Cook, Douglas J.

Subject: Re: 487th Squadron and 340th BG Video

 

Doug and friends

Video about 487th is wondeful, one of the best that I have seen about WWII !

I have been inable to open  the other two about Catania and 1944-45 in color.

I thank you for to have written  also about the Recoaro German Headquarters  bombing.

As I wrote just on 20 april 2010 has been presented , at Recoaro, in the building who was the official club of the German Headquarters, our new book about

the bombing performed by the 340th (6 plane 487th, 12 planes 486th) on april 20 1945 with a great success.

The bombing caused the final decision of  the  surrender of the Germans Army in Italy a few day after.

The book written by myself and other four  historian friends ( among them Maurizio Dal Lago my co-author in the book "The McAllister Case") , two of them born at Recoaro,

In attachment the cover of the book. It is interesting to see the photo of B-25J  6Q "Noah's Ark" piloted by Lt. F.F.Driscoll taken just over  the Recoaro German Headquarters

during the bombing on April 20 1945.

An old friend of the 57th Bomb Wing Ass.

Cordially

Giuseppe

Vicenza-Italy

 

 Please Doug

send also the one of the 487th because I have been able to open and see

only two times this morning the video. Now it is not visible.

I dont know the why.

I send you a pic of " dog face" personell that I have taken from

the old newletters "The Bridge Busters"(courtesy of William Laney) of the 487sh 

and I enclosed it on my book. B-25 F and C were in the mission

In the pic , front row- second from right, is Capt.Paul Spencer, operations officer

of the Squadron who signed the list mission of 487th for Recoaro. (It may be

one of the officer who are visible on the video during the examinations of maps?)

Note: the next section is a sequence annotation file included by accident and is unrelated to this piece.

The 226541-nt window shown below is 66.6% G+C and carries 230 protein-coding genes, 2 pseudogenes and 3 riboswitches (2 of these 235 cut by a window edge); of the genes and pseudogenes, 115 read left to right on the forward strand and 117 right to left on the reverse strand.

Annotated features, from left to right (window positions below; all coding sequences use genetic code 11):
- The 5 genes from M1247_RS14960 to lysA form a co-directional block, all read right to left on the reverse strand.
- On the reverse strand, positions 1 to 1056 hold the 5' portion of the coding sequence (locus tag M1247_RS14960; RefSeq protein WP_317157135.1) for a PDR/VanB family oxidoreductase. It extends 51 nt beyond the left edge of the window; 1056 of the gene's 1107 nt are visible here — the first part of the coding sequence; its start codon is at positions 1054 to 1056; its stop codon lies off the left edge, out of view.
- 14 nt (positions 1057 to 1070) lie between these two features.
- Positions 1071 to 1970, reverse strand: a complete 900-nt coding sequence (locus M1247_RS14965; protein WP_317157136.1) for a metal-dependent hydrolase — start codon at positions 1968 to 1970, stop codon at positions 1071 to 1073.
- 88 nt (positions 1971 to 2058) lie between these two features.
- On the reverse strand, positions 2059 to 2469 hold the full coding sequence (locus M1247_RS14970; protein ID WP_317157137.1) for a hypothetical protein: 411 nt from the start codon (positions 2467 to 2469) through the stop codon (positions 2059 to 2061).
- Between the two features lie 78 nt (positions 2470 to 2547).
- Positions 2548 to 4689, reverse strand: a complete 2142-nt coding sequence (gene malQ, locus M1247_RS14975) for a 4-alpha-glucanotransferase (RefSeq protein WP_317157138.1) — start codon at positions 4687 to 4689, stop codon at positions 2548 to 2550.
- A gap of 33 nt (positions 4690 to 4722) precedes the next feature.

Back Row, second from right S/Sgt Tony Guckwa who was in the aircraft 7A.ù

Giuseppe

Description: Description: Description: Description: Description: figura 35

 

From: ALAN RICHARDS [mailto:adrichmd1@msn.com]
Sent: Tuesday,
June 22, 2010 2:57 AM
To:
Cook, Douglas J.
Subject: Re: 487th Squadron and 340th BG Video on You Tube

 

Fantastic,,,, sent it on to a bunch

----- Original Message -----

From: Cook, Douglas J.

To: henryjdelp@cs.com ; drgordo@att.net ; BDXYZ@aol.com ; mlaney1@cox.net ; 'Hdgeorgejr@aol.com' ; DTaddei@aol.com ; rhmeekjr@aol.com ; ehetzel@northrock.bm ; gversola@tin.it ; Graverob@toledointernet.net ; holman506@charter.net ; hvoss216@bellsouth.net ; mrtarkany@comcast.net ; franck.allegrini@ct-corse.fr ; tmcgill@insdra.com ; Dennis.Schang@toyoda-na.com ; Iris ; snoopy100@adelphia.net ; butterbaught@ReadingRock.com ; ccgm@satx.rr.com ; rogerju@libero.it ; princessbarbi_b25@msn.com ; thegaffer1@juno.com ; eowen@valint.net ; purduemjz@msn.com ; markmccandlish@c-zone.net ; mnavarro@utmb.edu ; teh_annah@hotmail.com ; dhsetzer@comcast.net ; gerrykersey@gmail.com ; joanpariso@gmail.com ; monguse@gmail.com ; 489thcorsica@gmail.com ; henryjdelp@cs.com ; ehetzel@northrock.bm

Sent: Wednesday, June 16, 2010 12:27 AM

Subject: 487th Squadron and 340th BG Video on You Tube

 

Hi all,

 

For those that may not have been able to access the Hi Res video off the Reddog1944 site,  I have uploaded it to YouTube:

 

My YouTube Site:  http://www.youtube.com/user/wwwReddogdiving#

 

Dog Face Squadron

http://www.youtube.com/user/wwwReddogdiving#p/a/u/2/--0qKOwehgU

 

340th BG Catania 1943

http://www.youtube.com/user/wwwReddogdiving#p/a/u/1/M7Ec7eQHtpc

 

340th BG Color

http://www.youtube.com/user/wwwReddogdiving#p/a/u/0/NvFj6schRlg

 

My other life passion:

 

http://www.reddog-diving.com/

 

Regards,

 

Doug Cook

From: kkenney99@verizon.net [kkenney99@verizon.net]
Sent:
Tuesday, July 13, 2010 4:02 PM
To: Cook, Douglas J.
Cc: acmesigns@belzonicable.com
Subject: C Kenney 93rd BG

Hi Doug

 

Hope your vacation is going well.